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CPF contributions >$7000

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brian_singapore
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CPF contributions >$7000

Postby brian_singapore » Mon, 22 Jan 2018 2:56 pm

Quick question, I topped up my CPF contribution by $7000. E-Cashier then gave me a message saying I was able to contribute more then $7000 but would not receive a tax credit for any contribution in excess of $7000.

Does this mean in theory I could make a contribution of $100,000 if I was fortunate to have this lying around and it would become part of my CPF SA earning CPF interest tax free?

I have spent time on the CPF pages and FAQs but find myself going in circles a bit.

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PNGMK
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Re: CPF contributions >$7000

Postby PNGMK » Mon, 22 Jan 2018 4:15 pm

There are three caps in play and frankly both the IRAS and CPF do a lousy job of laying it out. So here's my take - IANAL IANACPA

1. Total maximum contributions per year (aka CPF Annual Limit) which is the sum of EE and ER on your payslip PLUS cash top up total is $37,740 in YA17. CORRECT

2. Total tax relief of $7,000 for cash to SA is available for < 55 if you SA is less than FRS ($166k). You can still cash top up CPF to the Annual limit to MA and OA. In general terms you should only need to top up if you're not getting bonuses or AWS OR you are being paid less than $6,000 pm OR if you're older and your contribution rates have dropped. CORRECTED.

In short,sum up your total EE and ER contributions through the year (remember AWS and some bonuses are also included) and determine the difference between $37,740 and what you have contributed. Your SA balance determines if you have tax relief available up to $7k. I run this in a monthly S/S using my payslip data and at 52 with bonuses there is no need to top up to achieve a tax deduction AS I AM OVER FRS in my SA and have been for some years. CORRECTED.

3. Total Tax Relief cap of $80,000 in YA18 - you may get close what you add in everything esp SRS deduction if you're a foreigner. CORRECTED.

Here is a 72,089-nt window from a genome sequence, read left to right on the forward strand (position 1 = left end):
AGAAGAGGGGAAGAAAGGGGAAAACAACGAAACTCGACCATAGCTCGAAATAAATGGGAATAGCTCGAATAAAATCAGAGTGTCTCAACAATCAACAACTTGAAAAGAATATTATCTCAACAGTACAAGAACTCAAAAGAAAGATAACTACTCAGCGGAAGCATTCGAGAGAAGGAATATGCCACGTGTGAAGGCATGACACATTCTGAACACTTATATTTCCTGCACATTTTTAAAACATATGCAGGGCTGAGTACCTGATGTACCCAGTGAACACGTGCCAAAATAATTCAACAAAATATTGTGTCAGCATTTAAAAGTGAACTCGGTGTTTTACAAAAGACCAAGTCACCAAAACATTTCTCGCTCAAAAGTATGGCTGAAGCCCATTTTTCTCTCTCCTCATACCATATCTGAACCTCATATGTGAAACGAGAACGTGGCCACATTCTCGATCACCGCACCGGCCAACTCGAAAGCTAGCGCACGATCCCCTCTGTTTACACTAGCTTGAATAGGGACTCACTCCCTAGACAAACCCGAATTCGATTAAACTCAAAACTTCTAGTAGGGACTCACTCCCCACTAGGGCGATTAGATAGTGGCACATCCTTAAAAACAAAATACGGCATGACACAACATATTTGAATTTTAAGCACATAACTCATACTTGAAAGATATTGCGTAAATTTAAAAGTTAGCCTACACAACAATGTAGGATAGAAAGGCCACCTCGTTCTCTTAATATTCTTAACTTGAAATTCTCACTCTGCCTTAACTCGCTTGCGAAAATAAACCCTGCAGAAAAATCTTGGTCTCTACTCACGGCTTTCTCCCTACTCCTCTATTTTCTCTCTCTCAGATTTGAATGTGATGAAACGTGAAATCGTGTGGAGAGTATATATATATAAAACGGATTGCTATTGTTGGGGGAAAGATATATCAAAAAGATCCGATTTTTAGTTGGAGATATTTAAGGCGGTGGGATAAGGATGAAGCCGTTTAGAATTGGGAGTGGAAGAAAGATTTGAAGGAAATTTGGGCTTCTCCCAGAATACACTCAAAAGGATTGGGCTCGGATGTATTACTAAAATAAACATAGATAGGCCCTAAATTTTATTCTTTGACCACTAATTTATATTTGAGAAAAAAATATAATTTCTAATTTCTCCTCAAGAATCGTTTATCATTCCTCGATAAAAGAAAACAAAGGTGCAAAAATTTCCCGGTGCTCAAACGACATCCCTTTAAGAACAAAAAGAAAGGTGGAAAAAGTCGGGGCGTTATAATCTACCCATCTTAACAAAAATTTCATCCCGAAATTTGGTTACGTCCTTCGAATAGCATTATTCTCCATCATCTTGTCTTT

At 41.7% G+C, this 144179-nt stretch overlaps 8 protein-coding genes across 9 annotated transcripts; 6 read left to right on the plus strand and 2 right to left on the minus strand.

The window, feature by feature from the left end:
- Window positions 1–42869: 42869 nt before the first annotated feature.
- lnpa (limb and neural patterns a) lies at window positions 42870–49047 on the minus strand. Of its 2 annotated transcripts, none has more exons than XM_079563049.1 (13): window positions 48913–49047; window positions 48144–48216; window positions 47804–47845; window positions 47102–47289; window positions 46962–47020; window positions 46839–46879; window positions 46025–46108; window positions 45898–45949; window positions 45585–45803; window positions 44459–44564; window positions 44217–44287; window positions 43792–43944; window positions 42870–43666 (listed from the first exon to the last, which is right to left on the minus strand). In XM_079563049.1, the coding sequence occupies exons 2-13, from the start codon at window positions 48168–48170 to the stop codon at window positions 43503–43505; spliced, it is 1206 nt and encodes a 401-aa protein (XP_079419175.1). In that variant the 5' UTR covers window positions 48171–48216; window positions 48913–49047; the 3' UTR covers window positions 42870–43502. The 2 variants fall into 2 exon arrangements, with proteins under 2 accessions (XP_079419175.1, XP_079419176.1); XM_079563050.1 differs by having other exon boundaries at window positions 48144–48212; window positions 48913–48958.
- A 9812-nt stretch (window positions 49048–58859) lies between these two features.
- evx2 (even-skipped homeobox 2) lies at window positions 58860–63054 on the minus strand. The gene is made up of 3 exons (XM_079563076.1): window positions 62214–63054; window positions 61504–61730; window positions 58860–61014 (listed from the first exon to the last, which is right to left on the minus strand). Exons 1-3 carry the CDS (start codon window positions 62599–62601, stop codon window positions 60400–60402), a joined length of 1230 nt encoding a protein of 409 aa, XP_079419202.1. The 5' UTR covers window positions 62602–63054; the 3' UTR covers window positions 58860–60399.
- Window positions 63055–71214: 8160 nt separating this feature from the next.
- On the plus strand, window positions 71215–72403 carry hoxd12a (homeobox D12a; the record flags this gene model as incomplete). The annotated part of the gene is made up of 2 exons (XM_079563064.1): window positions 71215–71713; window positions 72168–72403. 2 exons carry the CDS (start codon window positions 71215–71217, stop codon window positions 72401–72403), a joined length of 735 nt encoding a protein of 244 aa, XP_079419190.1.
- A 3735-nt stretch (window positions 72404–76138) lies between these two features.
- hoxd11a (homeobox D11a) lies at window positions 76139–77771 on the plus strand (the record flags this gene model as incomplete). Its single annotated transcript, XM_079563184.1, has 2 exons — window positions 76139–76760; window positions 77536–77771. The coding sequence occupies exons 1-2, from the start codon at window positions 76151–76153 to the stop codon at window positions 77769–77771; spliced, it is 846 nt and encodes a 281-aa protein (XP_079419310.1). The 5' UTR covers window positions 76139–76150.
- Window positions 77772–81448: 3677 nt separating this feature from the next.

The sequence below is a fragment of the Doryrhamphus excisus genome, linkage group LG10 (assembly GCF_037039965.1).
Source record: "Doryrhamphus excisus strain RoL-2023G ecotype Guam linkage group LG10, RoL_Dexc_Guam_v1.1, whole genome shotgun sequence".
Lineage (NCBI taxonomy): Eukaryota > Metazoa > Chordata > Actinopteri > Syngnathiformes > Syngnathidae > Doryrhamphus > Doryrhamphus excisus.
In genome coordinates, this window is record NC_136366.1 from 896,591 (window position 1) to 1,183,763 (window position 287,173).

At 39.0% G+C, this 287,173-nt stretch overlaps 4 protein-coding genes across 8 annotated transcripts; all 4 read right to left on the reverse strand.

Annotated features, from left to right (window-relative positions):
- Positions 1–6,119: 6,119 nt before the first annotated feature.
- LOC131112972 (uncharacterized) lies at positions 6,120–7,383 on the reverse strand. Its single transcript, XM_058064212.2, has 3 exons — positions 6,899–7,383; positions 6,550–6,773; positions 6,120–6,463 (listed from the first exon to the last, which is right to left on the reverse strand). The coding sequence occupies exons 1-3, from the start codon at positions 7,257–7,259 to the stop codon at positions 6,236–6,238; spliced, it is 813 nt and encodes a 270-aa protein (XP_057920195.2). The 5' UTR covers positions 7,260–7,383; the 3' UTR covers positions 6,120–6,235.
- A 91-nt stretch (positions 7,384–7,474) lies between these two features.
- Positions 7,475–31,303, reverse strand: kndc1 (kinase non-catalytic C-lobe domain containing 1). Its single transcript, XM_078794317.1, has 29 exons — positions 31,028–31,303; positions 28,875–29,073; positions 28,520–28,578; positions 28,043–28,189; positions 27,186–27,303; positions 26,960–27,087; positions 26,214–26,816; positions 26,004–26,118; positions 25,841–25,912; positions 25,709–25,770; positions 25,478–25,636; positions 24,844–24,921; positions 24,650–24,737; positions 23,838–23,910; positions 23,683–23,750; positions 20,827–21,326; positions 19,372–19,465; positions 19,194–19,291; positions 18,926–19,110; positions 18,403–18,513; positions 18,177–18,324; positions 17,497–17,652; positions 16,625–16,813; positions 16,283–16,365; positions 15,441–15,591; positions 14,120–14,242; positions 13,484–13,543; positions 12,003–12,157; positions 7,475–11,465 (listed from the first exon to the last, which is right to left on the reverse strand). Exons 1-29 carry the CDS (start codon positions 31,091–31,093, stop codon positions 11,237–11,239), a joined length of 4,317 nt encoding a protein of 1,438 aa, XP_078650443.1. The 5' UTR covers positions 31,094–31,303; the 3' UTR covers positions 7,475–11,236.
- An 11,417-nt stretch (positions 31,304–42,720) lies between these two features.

4. Also somehow the FRS sum comes into play. No tax deduction if your SA or RA above FRS. CORRECTED.

Personally I find the SRS tax deduction of $15,300 at your top marginal tax rate far more attractive than the CPF relief as there is no variation and it's easy to do on the last few days of the year (drop a cheque into your SRS account). Google SRS if you don't know what it is. It's a fantastic rate of return. CORRECTED.

One thing to keep in mind as you get close to 55 is that the personal tax relief jumps up but there is a drop (significantly so) in CPF contribution rates. Also though remember that post 55 you no longer have an OA but only a RA to contribute to. I am not certain yet of the advantage of topping up in cash post 55 (I'm 53) although with the high personal tax relief and lower CPF rates it may make some sense. TBD.

To answer your question about contributing $100,000 - CPF will refund the difference between the max contribution cap and what you put in, if you try. It's happened to me before. Be very careful as if you over contribute the money might go back to employer and not you! (long long story).
Last edited by PNGMK on Mon, 22 Jan 2018 9:14 pm, edited 1 time in total.
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brian_singapore
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Re: CPF contributions >$7000

Postby brian_singapore » Mon, 22 Jan 2018 4:43 pm

Thanks, this was very helpful.

I was planning on contributing to an SRS this year as well. I didn't realize the tax treatment was different to that of CPF.

Brian

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Re: CPF contributions >$7000